Read how FGCB provides pathways through high school into college for low- to moderate-income, at-risk, and/or underrepresented youth attending Prince George’s County Public Schools.

On the 50th Anniversary of MLK's Assassination

The anniversary of MLK’s assassination is a reminder of Dr. King’s remarkable legacy and how his message is both timeless and still so timely today. It is one that I often reflect on when thinking about The Community Foundation’s work and of our responsibility to our own community. But this particular anniversary also has special significance to myself and the donors and staff of The Community Foundation who have the opportunity every day to live the legacy of leadership of our former CEO Terri Freeman. For 17+ years, Terri led The Community Foundation’s efforts to advance equity, social justice, and the well-being of all in our community, doing so in ways that were reflective of Dr. King’s own leadership, commitment and vision. We are especially proud of the leadership role Terri now plays in advancing Dr. King’s dreams as the President of the National Civil Rights Museum in Memphis – located at the site of his assassination on this day in 1968. I hope that on this anniversary, you will join us in recommitting to his legacy, and in acknowledging Terri’s lifetime of effort to make his dream a reality.

Bruce McNamer

President and CEO

Greater Washington Community Foundation

 

The Resilience Fund: A Year in Review

It has been one year since the Greater Washington Community Foundation and the Meyer Foundation launched the Resilience Fund as a rapid response vehicle to address changes in federal policy and budget priorities and the increasing climate of intolerance, hate, and anti-other, which disproportionately impact people of color, and immigrant and refugee communities. In that time, we have raised more than $630,000 from institutional and individual donors across the region. We are incredibly proud to share that we have also leveraged as much as $450,000 through parallel commitments from donors to organizations funded through the Resilience Fund. That is more than $1 million to support local nonprofits serving the urgent and emerging needs of our region's most vulnerable residents. This is a true testament to the commitment of incredibly generous people in our region who care deeply about their neighbors and communities.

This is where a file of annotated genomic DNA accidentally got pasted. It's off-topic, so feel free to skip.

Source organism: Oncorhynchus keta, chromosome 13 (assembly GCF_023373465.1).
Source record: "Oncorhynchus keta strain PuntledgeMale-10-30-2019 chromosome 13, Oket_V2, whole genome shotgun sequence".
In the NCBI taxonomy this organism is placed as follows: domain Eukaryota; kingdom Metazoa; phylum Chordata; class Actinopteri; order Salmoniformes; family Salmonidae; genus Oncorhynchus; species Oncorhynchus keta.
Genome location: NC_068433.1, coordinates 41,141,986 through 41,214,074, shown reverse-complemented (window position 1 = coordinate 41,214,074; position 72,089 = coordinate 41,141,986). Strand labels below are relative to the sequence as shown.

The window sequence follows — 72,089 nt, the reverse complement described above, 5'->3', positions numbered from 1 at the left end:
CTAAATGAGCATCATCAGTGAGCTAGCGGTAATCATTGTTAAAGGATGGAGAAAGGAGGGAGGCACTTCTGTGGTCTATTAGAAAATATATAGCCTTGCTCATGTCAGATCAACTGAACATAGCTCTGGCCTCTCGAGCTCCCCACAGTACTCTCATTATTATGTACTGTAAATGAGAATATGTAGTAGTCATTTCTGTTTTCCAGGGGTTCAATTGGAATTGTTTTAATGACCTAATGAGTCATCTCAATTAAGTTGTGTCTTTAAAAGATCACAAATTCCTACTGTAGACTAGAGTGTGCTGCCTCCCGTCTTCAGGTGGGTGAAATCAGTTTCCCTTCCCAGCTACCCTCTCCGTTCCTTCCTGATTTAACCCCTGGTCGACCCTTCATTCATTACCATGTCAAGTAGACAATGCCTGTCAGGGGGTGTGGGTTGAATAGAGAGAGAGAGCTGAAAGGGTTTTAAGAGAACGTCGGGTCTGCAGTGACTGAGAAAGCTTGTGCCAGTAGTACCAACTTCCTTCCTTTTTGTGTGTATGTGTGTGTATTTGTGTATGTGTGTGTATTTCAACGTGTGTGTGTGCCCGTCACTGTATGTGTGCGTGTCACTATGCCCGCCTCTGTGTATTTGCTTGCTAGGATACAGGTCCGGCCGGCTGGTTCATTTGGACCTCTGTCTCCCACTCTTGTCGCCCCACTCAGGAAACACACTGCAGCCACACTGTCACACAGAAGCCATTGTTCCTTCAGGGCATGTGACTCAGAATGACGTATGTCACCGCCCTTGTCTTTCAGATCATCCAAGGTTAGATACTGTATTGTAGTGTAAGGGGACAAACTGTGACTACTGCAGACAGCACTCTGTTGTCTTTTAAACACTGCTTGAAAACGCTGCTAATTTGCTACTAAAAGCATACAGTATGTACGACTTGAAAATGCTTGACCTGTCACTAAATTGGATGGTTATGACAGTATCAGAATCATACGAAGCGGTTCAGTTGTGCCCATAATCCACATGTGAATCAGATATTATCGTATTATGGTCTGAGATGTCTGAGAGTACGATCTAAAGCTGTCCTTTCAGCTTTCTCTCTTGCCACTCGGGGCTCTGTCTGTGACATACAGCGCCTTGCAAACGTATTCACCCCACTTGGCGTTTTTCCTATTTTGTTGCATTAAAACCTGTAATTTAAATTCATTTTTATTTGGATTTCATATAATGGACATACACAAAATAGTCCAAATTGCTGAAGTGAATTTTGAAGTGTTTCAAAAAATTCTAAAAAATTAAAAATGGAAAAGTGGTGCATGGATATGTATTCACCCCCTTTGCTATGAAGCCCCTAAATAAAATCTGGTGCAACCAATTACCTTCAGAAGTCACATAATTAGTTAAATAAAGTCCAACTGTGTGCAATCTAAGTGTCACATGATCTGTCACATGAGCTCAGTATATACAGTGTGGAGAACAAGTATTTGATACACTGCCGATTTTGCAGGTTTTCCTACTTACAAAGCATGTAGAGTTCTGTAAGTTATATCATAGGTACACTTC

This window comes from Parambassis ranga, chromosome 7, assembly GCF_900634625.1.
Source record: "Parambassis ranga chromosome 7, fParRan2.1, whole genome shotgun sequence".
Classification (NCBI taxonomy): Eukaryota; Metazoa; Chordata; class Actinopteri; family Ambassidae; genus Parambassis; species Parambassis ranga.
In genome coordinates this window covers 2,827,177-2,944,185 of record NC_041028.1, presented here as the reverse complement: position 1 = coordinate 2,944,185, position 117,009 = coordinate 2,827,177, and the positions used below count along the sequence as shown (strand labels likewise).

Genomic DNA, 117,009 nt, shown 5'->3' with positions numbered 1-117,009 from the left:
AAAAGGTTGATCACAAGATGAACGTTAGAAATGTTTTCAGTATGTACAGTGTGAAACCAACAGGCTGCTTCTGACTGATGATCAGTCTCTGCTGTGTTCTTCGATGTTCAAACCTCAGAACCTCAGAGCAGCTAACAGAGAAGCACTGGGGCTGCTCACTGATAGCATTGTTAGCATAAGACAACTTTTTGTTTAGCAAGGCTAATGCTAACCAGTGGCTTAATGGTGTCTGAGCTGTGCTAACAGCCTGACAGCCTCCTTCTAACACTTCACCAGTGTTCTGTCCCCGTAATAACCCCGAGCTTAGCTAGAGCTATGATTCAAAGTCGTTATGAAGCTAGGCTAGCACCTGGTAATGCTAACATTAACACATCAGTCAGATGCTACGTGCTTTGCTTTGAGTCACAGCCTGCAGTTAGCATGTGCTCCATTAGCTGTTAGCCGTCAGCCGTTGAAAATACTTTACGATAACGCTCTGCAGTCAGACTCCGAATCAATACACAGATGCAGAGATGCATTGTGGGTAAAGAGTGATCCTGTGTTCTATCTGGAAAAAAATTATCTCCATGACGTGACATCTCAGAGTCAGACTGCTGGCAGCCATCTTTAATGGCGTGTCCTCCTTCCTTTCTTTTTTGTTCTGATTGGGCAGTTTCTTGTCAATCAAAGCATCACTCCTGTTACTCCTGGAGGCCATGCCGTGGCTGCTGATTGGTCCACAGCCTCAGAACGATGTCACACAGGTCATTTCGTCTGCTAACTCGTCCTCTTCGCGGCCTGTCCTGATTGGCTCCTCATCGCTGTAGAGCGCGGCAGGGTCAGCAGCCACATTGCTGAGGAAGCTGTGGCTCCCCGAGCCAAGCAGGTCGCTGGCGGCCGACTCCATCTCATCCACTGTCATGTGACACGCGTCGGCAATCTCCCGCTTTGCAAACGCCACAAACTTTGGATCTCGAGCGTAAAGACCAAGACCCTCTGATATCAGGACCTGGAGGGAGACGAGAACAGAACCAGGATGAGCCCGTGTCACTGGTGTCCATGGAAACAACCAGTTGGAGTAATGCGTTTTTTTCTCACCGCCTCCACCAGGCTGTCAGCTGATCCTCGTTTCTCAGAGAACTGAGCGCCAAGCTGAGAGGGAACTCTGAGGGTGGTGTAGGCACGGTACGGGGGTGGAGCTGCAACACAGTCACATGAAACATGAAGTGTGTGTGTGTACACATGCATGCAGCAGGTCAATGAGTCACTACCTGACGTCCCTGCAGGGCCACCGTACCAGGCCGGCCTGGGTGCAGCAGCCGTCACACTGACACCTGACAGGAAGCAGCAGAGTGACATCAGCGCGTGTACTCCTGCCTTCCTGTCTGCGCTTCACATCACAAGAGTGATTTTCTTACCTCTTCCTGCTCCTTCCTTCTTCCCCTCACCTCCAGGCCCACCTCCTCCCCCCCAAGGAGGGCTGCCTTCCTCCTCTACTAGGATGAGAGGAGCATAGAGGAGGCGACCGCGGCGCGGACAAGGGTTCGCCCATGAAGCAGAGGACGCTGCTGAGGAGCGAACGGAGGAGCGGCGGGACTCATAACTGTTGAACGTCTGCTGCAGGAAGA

Reflecting on the past year, we wanted to share some of the important work this Fund has contributed to.

Helping Immigrant Communities

Initially, the Resilience Fund focused last fall on supporting residents and families affected by the new Administration’s changes to international travel, immigration, and deportation policies. The Resilience Fund’s first round of grants supported work to ensure community members understand their legal and civil rights, take precautions to stabilize their families in the event they are detained, and receive legal representation.

  • Know Your Rights education: As ICE changed its enforcement priorities and stepped up detentions, CAIR Coalition responded by delivering 12 presentations across the region educating 326 immigrant youth and adults about their constitutional rights. It also intervened in the bond cases of 18 detained individuals, securing the release of 12 on bond and with three more are awaiting hearings.
  • Legal defense training: Noncriminal arrests of immigrants have increased by nearly 300%. Legal Aid Justice Center is combating ICE abuses by training 64 lawyers to defend immigrants in deportation proceedings by challenging constitutional violations. Without the Resilience Fund’s support, LAJC would not have had the funding to provide this training to nonprofit providers and private attorneys.
  • Legal services: CASA sought to address threats facing immigrants due to increased enforcement and changes to DACA and TPS. It held 46 know your rights workshops attended by 6,740 people, screened 415 people at risk of deportation to identify potential forms of relief, provided DACA application assistance to 320 youth, held bystander trainings for 300 people and mobilized a national day of action.